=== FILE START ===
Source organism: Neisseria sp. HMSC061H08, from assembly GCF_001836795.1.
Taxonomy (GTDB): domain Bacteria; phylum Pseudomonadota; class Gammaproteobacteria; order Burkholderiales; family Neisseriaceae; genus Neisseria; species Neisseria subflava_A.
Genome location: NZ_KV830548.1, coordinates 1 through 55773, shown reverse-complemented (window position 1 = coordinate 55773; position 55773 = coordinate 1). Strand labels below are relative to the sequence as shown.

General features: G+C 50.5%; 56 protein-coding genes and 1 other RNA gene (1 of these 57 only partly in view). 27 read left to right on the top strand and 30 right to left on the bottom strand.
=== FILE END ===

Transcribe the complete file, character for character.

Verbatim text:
Source organism: Neisseria sp. HMSC061H08, from assembly GCF_001836795.1.
Taxonomy (GTDB): domain Bacteria; phylum Pseudomonadota; class Gammaproteobacteria; order Burkholderiales; family Neisseriaceae; genus Neisseria; species Neisseria subflava_A.
Genome location: NZ_KV830548.1, coordinates 1 through 55773, shown reverse-complemented (window position 1 = coordinate 55773; position 55773 = coordinate 1). Strand labels below are relative to the sequence as shown.

General features: G+C 50.5%; 56 protein-coding genes and 1 other RNA gene (1 of these 57 only partly in view). 27 read left to right on the top strand and 30 right to left on the bottom strand.